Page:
Neutral Stimulus: 10 Examples and Definition

neutral stimulus example and definition, explained below

A neutral stimulus is a stimulus which does not innately evoke a response. Upon first encounter, the object or situation has no meaning so it does not elicit a response.

Later, if the stimulus becomes associated with something of meaning to us, then it moves from a neutral stimulus to a conditioned stimulus.

For example, if students hear a bell and it means nothing to them, they won’t respond (it’s a neural stimulus). But later, if it becomes associated with the end of school, it might get the students excited when they hear it (it’s become a conditioned stimulus!).

Neutral Stimulus Definition and Overview

The notion of a neutral stimulus is a key component of Pavlov’s (1927) theory of learning known as classical conditioning.

Classical conditioning explains how organisms learn by experiencing associations between different stimuli. When certain stimuli are repeatedly associated, then the properties of one transfer to the properties of the other.

For example, Pavlov demonstrated that a dog could be trained to salivate whenever it heard a bell. The bell itself started out as possessing no innate meaning. It certainly did not elicit salivation in the dog upon first encountering it.

However, because Pavlov jingled the bell just prior to presenting food, the dog began to salivate whenever it heard the bell.

The salivation evoked from food, which is innate, transferred to the sound of the bell.

Key Terminology

There are several key terms involved in classical conditioning that are important to know in order to fully understand how the notion of a neutral stimulus fits.

  • Unconditioned Stimulus (UCS): The UCS is a stimulus that naturally/innately triggers a response. Examples include: food and water, or biologically-based stimuli such fear-provoking loud noises or those related to reproduction.
  • Unconditioned Response (UCR): The UCR is the response that is naturally triggered by the UCS. It occurs automatically and requires no learning through association. For example, food will automatically make an animal salivate. So, the salivation is referred to as the UCR.
  • Conditioned Stimulus (CS): The CS is a stimulus that is initially neutral and does not automatically trigger any kind of response. However, because the CS has been associated repeatedly with the UCS, it too will trigger a response similar to the UCR.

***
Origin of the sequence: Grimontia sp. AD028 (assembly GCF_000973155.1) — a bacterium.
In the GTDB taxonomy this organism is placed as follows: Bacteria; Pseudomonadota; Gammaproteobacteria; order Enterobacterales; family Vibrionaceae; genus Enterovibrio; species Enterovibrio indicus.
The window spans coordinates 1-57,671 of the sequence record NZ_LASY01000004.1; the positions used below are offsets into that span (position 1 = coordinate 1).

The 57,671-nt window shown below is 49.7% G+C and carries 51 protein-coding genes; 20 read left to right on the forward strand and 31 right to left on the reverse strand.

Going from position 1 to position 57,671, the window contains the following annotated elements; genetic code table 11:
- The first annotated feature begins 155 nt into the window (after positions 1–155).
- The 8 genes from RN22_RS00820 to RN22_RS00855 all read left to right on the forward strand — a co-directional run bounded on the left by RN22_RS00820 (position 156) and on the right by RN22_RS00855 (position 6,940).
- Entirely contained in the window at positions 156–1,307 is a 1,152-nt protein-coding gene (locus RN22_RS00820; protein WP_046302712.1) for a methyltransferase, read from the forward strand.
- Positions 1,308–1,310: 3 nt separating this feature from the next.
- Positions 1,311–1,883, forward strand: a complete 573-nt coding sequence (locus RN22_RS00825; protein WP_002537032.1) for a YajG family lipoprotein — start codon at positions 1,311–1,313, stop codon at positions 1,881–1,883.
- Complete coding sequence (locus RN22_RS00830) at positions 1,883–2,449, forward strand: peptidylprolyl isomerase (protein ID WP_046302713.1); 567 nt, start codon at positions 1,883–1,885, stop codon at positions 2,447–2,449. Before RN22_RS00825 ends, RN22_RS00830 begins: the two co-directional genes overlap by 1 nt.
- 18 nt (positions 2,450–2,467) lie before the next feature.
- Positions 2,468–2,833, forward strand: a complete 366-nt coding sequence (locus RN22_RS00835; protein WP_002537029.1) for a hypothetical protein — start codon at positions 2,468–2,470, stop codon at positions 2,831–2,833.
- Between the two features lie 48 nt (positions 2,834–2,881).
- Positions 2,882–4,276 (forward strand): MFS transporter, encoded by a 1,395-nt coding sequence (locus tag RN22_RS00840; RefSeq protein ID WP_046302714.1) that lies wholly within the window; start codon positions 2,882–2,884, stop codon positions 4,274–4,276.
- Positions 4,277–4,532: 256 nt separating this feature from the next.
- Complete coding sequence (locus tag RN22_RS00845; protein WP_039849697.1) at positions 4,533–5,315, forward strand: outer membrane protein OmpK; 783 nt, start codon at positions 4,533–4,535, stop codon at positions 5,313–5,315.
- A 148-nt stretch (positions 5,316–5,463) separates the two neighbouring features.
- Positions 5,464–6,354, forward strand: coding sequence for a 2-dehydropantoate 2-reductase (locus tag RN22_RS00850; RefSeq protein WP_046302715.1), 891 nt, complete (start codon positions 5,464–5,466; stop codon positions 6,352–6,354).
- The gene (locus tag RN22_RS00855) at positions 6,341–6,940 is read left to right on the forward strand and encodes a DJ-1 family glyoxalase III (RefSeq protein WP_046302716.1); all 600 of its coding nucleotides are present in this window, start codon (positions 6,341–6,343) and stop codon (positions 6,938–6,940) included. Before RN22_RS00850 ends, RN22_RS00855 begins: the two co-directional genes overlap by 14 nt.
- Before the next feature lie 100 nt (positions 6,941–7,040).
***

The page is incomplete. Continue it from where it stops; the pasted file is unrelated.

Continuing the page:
• Conditioned Response (CR): The CR is the response that is triggered by the CS (i.e., neutral stimulus). The CR is nearly identical to the UCR.

The Acquisition Process in Classical Conditioning

Acquisition refers to the initial stage of learning when the UCS and CS are being paired. There are several factors that affect acquisition.

  • Number of Pairings: Generally speaking, as the number of times the UCS and the CS are paired increases, the stronger the acquired behavior (CR). There is such a thing as one-trial acquisition, in which it only takes one pairing, but that only occurs in unusual situations.
  • Intensity of the UCS: The greater the magnitude of the UCS, the stronger the response, up to a point. For example, if Pavlov only presented a small amount of food to the dog, then it would salivate less. As the amount of food increases, so does the response.
  • Reliability of Pairing: The more times that the UCS and the CS are not paired, the longer it takes for acquisition to occur. The CS must have a predictive quality to it. The less reliable the pairing, the less predictive is the CS.
  • Contiguity: The closer in time the CS is followed by the UCS, the quicker the acquisition process. Generally speaking, the quickest and most reliable acquisition will occur when the CS precedes the UCS by about half a second. Although there are some variations to this basic rule.

Neutral Stimulus Examples

  • Coffee Beans: When humans first encountered the coffee bean, it had no inherent meaning. However, because it has been repeatedly associated with pleasures that come from consumption, it now has meaning.   
  • Paper Currency: The paper that represents currency is not inherently significant. It is just a piece of paper. It has attained its meaning because of its power to acquire goods and services.